As previously anticipated, India has decided to go in another direction with regards to the acquisition of Rafale fighter aircraft from France. It was originally planned to acquire 126 Rafale, 18 delivered straight from France and the remaining aircraft were to be produced locally under license in India.
Negotiations since 2012 have failed to produce an agreement and India now plans to purchase 36 aircraft directly from France. Assuming this goes through, India would follow Egypt as the second buyer of the Rafale outside of France.
This would mark a sharp turnaround for France which for a long time did not have any export customer for the Rafale. Meanwhile, other European aircraft such as the Typhoon and the Gripen have been able to secure contracts some time ago.
Two contracts for the Rafale in 2015 in just a few months would be quite an accomplishment. The number of aircraft sold may not be as high for France with 36 instead of 126, but more would be produced in France than was originally planned. It ties up India as a long-term customer and it's possible than India may purchase more in the future.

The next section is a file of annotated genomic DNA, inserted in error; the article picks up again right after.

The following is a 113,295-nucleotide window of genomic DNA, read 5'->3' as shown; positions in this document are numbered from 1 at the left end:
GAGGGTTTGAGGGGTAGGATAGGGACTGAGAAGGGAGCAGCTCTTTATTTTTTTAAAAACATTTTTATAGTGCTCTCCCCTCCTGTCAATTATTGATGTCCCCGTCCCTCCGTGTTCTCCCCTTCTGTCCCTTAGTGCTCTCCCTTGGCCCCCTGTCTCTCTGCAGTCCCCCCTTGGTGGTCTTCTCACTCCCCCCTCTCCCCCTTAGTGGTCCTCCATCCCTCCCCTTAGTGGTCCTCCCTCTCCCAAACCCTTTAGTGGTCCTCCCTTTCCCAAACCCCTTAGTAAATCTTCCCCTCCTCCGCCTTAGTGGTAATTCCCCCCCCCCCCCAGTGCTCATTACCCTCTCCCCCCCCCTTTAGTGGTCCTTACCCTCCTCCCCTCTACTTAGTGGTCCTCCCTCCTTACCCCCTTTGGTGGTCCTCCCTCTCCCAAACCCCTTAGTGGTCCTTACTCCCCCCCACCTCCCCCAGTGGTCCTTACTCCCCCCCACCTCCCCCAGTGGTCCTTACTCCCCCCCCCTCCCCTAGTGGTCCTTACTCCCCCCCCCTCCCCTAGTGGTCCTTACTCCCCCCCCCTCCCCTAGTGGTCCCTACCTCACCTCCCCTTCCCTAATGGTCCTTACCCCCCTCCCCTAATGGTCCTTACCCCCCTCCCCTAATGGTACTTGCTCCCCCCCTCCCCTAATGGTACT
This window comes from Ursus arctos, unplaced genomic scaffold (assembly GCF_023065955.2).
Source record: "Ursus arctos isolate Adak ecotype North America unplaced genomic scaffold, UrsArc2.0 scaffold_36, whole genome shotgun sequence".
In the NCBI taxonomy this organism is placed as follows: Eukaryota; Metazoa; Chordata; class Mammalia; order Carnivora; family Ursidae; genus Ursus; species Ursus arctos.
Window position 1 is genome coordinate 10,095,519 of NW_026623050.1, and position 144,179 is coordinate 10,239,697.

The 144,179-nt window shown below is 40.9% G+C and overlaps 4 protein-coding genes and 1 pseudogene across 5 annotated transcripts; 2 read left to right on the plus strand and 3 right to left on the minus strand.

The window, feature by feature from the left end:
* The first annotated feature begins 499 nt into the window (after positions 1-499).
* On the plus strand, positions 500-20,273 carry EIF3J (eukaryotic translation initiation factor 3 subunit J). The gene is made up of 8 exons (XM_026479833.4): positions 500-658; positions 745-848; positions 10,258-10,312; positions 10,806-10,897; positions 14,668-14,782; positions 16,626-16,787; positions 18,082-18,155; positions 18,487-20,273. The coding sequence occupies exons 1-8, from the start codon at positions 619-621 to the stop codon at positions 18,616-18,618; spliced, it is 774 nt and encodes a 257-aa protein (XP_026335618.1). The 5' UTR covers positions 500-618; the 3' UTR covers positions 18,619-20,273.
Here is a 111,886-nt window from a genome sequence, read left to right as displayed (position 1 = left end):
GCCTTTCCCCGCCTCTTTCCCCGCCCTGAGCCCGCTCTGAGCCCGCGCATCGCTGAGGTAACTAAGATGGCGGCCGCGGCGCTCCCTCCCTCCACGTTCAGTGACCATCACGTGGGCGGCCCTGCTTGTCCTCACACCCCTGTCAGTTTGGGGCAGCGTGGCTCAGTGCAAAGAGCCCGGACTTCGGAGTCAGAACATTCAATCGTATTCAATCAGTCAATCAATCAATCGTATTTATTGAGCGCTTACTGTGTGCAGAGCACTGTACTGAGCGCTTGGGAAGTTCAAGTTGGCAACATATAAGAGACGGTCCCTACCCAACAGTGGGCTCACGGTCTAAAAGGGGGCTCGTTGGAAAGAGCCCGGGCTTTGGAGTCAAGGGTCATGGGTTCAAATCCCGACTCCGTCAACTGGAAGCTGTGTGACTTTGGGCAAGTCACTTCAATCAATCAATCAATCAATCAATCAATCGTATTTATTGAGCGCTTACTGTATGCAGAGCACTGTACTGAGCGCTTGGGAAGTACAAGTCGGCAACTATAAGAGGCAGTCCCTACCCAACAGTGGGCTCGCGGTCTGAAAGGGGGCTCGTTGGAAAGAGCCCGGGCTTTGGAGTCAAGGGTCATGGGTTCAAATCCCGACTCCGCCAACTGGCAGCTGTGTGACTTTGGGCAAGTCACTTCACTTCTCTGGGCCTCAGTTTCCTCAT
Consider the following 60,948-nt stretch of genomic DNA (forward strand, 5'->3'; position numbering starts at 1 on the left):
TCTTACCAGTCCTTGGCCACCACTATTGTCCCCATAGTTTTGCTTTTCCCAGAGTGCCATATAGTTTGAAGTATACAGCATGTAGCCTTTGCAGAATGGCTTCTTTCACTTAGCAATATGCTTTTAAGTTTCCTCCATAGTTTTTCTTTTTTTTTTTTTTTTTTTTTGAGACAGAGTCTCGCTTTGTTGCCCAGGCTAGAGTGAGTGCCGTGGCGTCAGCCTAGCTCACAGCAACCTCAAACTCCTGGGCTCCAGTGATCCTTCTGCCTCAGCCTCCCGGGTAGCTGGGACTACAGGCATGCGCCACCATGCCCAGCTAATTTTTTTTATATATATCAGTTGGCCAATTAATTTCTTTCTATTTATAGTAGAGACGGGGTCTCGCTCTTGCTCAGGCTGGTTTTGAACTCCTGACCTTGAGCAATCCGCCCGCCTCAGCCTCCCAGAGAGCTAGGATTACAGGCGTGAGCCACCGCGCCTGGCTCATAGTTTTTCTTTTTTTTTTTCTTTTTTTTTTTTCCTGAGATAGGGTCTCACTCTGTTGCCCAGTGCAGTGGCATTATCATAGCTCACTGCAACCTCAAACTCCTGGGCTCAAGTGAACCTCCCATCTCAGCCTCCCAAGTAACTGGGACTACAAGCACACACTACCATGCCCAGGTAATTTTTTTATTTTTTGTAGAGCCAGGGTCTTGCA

While a Rafale acquisition is a clear win for France, it's a different story for India. No aircraft are to be manufactured in India. Purchasing limited numbers of a new type of aircraft further aggravates the problem of India having too many types of aircraft in limited numbers making logistics more difficult.
A straight-up purchase of 36 aircraft is a compromise for India between the original plan and walking away. The latter option would be very hard to do after so much has been invested in the MMRCA project, which dates as far back as the late nineties.
However, in the long run India might be better off by not pursuing the original plan. That would have cost too much hard currency, which India has in short supply. By going for a smaller purchase, India frees up most of what would have been taken up by the Rafale leaving not much room for anything else. It may not be the ideal move for India, but it's better than what they were doing before.